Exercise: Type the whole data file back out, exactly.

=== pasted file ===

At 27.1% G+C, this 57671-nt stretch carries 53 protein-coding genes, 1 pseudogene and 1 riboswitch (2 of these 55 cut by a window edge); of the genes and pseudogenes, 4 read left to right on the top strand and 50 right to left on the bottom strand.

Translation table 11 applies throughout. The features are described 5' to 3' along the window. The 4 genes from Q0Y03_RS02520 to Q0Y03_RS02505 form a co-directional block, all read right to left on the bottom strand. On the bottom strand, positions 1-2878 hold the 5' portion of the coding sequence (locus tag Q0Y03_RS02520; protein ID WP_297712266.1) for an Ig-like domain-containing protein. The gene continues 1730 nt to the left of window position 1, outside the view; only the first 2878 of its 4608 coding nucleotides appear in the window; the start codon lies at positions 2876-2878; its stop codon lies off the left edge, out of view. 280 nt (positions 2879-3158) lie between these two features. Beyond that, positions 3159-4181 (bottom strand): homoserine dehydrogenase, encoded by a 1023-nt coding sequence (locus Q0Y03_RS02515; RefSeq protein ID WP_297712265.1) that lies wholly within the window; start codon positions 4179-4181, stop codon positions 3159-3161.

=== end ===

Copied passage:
At 27.1% G+C, this 57671-nt stretch carries 53 protein-coding genes, 1 pseudogene and 1 riboswitch (2 of these 55 cut by a window edge); of the genes and pseudogenes, 4 read left to right on the top strand and 50 right to left on the bottom strand.

Translation table 11 applies throughout. The features are described 5' to 3' along the window. The 4 genes from Q0Y03_RS02520 to Q0Y03_RS02505 form a co-directional block, all read right to left on the bottom strand. On the bottom strand, positions 1-2878 hold the 5' portion of the coding sequence (locus tag Q0Y03_RS02520; protein ID WP_297712266.1) for an Ig-like domain-containing protein. The gene continues 1730 nt to the left of window position 1, outside the view; only the first 2878 of its 4608 coding nucleotides appear in the window; the start codon lies at positions 2876-2878; its stop codon lies off the left edge, out of view. 280 nt (positions 2879-3158) lie between these two features. Beyond that, positions 3159-4181 (bottom strand): homoserine dehydrogenase, encoded by a 1023-nt coding sequence (locus Q0Y03_RS02515; RefSeq protein ID WP_297712265.1) that lies wholly within the window; start codon positions 4179-4181, stop codon positions 3159-3161.